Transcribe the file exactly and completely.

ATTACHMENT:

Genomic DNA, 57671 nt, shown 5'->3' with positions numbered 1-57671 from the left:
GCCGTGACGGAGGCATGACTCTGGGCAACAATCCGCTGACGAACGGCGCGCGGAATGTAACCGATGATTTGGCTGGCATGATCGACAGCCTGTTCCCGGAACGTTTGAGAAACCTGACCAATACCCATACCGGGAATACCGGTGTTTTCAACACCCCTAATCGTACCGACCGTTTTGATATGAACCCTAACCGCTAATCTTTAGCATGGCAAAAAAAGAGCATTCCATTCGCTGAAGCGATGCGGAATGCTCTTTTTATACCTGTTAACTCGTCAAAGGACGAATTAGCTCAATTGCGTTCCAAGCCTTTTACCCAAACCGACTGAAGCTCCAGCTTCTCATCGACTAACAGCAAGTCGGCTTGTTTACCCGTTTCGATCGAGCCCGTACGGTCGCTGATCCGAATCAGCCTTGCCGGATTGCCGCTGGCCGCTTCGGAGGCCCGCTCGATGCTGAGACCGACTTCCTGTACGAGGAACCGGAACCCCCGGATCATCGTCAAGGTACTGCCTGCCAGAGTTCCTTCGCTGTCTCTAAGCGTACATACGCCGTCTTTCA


Genomic DNA, 57671 nt, shown 5'->3' with positions numbered 1-57671 from the left:
GCCGTGACGGAGGCATGACTCTGGGCAACAATCCGCTGACGAACGGCGCGCGGAATGTAACCGATGATTTGGCTGGCATGATCGACAGCCTGTTCCCGGAACGTTTGAGAAACCTGACCAATACCCATACCGGGAATACCGGTGTTTTCAACACCCCTAATCGTACCGACCGTTTTGATATGAACCCTAACCGCTAATCTTTAGCATGGCAAAAAAAGAGCATTCCATTCGCTGAAGCGATGCGGAATGCTCTTTTTATACCTGTTAACTCGTCAAAGGACGAATTAGCTCAATTGCGTTCCAAGCCTTTTACCCAAACCGACTGAAGCTCCAGCTTCTCATCGACTAACAGCAAGTCGGCTTGTTTACCCGTTTCGATCGAGCCCGTACGGTCGCTGATCCGAATCAGCCTTGCCGGATTGCCGCTGGCCGCTTCGGAGGCCCGCTCGATGCTGAGACCGACTTCCTGTACGAGGAACCGGAACCCCCGGATCATCGTCAAGGTACTGCCTGCCAGAGTTCCTTCGCTGTCTCTAAGCGTACATACGCCGTCTTTCA